What do we do with this new stress image? One would be to say that I don’t know what I am talking about and go about life as you have lived it. Second, would be to admit that maybe I am onto something but there is nothing you can do about so you pray that this will pass quickly like the seasonal flu and we can get on with life. A third option would be to admit that this is a real situation facing the body of Christ today and it is not going away anytime soon. To admit that this will require some adaptation on the part of the leadership and how we serve as church leaders. If this is the case, it is time for a new leadership style to emerge. One that can ask the tough questions and challenge the way it we have always done “church.” It will require some humility to admit that as the leaders we don’t have all the answers. Or as I learned a few years ago while looking for the trail in a wilderness area in Wyoming, when God calls us to follow Him, he never hands out a map! He just invites us to come follow Him.
The other tool to use in this time of complex stress is self-care. All too often as church leaders, everyone else, everything else comes before ourselves and our families. Now is not the time to adopt that motto of better to burn out than rust out. This is a marathon, not a sprint, so we need to respond accordingly. The means taking time for prayer and Bible reading that is not sermon or lesson related. It is time to listen to the still small voice of God. Second, it is imperative that as leaders we get physical exercise. I have to admit I was close to 50 when this became a reality to me. I am in better physical shape today than I was in my 40s (Let’s just say my age puts me on the verge of being high risk in this Covid era). Then you need to take time to get away! Get outside, leave those screens behind, remember your phone does have an off button, and yes, you can do that!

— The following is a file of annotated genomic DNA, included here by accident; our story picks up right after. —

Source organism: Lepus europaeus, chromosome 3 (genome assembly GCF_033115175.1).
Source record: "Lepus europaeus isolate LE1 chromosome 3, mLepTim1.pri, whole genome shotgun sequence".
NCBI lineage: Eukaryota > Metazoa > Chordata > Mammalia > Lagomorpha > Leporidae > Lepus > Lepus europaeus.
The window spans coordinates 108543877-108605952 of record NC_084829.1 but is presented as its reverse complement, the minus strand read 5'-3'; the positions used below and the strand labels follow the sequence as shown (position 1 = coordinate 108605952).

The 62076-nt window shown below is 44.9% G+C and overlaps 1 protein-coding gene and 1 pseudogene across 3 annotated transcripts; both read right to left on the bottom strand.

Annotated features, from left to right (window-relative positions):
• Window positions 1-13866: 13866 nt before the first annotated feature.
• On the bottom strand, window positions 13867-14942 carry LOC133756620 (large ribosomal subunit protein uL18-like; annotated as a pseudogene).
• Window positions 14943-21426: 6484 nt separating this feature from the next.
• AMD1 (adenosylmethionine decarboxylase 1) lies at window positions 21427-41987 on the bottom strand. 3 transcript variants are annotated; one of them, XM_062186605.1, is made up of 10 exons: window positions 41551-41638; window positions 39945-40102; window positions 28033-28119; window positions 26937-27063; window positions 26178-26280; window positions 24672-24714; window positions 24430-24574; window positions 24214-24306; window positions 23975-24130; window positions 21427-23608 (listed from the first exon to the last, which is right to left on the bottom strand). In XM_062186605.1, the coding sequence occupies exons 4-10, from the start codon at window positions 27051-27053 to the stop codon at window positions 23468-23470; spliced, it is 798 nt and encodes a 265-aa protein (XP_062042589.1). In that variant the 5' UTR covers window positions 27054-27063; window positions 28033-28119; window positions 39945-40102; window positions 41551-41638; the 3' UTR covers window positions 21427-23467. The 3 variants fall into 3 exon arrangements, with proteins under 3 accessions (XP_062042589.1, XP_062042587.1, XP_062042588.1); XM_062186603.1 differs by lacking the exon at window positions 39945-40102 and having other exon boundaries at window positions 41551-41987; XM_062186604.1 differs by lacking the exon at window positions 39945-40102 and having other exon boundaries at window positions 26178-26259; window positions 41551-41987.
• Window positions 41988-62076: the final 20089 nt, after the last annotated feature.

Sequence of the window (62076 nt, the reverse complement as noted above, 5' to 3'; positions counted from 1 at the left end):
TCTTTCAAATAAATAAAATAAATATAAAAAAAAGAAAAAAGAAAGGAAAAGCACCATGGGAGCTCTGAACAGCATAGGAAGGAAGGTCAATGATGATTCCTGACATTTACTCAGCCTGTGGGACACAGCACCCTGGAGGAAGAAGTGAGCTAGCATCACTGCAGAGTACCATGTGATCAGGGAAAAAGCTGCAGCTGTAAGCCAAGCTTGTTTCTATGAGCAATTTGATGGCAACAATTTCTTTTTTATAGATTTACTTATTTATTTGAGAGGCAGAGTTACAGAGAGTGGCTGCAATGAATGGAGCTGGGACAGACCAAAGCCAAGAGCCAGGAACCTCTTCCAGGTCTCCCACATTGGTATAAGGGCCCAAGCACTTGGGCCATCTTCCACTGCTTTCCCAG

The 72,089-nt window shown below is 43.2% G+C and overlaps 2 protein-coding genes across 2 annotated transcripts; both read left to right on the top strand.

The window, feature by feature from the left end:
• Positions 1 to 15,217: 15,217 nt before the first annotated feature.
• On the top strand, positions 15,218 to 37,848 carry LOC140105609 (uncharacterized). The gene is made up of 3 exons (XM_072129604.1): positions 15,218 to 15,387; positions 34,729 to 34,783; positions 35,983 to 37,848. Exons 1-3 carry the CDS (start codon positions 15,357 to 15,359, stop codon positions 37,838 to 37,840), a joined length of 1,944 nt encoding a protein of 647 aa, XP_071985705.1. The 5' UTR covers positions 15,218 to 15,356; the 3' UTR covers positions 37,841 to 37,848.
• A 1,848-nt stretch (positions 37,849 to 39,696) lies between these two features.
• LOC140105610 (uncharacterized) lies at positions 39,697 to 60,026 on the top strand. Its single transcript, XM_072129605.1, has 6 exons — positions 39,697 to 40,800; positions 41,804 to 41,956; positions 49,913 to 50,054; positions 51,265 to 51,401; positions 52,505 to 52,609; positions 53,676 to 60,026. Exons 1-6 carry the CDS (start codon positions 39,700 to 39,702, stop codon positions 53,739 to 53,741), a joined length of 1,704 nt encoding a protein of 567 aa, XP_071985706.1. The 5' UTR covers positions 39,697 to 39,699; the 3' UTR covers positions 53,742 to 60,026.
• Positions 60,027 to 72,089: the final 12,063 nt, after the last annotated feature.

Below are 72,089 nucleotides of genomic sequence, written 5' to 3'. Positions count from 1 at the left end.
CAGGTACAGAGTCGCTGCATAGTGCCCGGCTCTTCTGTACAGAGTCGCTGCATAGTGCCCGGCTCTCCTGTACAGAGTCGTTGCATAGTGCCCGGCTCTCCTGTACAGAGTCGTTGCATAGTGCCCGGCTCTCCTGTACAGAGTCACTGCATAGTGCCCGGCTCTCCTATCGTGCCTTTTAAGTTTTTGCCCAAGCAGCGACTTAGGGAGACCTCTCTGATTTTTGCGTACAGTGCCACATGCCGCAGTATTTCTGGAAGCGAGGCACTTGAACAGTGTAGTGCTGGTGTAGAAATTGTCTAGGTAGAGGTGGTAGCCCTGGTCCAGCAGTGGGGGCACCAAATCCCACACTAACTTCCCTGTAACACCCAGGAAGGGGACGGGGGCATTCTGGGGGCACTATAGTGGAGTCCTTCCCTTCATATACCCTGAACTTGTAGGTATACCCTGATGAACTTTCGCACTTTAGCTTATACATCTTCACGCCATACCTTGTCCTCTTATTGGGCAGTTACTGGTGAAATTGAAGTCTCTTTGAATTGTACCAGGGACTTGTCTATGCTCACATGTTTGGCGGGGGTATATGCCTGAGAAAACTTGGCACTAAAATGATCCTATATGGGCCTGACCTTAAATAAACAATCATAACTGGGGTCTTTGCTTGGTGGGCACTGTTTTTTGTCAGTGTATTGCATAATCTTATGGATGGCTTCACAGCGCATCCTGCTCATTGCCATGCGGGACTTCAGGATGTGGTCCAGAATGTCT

I wish I had the magic bullet to take this all away. As I said to a young pastor the other day, “I wish I had a 50 cent formula to fix things.” His response? “I would pay $500 for such a formula”. However, $.50 or $500, I have no formula other than listen to what the Spirit is saying to his church (a very loose translation of Revelation 2:7). To do that, we need to set aside the time to listen. To stop the treadmill of “American Pastoral Anxiety” (my own terms) and listen, listen closely. It is not by might nor by American ingenuity or the latest book, but by my Spirit says the Lord, that we will find a way through this current situation. (The RDV adaptation of Zechariah 4:6) So maybe I have found the “formula”, but then again I know that God is not in the business of mass production, and the solution for you will probably not be what God is prescribing for everyone.
It is my prayer that during this season of challenges and changes that each of you will be sustained by the presence of the Living and Resurrected Christ, who is seated with the Father, always praying for you! By the way, speaking of the Resurrected Christ, keep your eye out for a book that is in development, SENSATIONAL JESUS Why You Need The Life He Now Lives. By
Peter J. Grant. Why do I mention this? Because I spent, a week with Peter and his wife Becky, and I know Peter is onto something here.
Until the next time. May God richly bless you each and every day!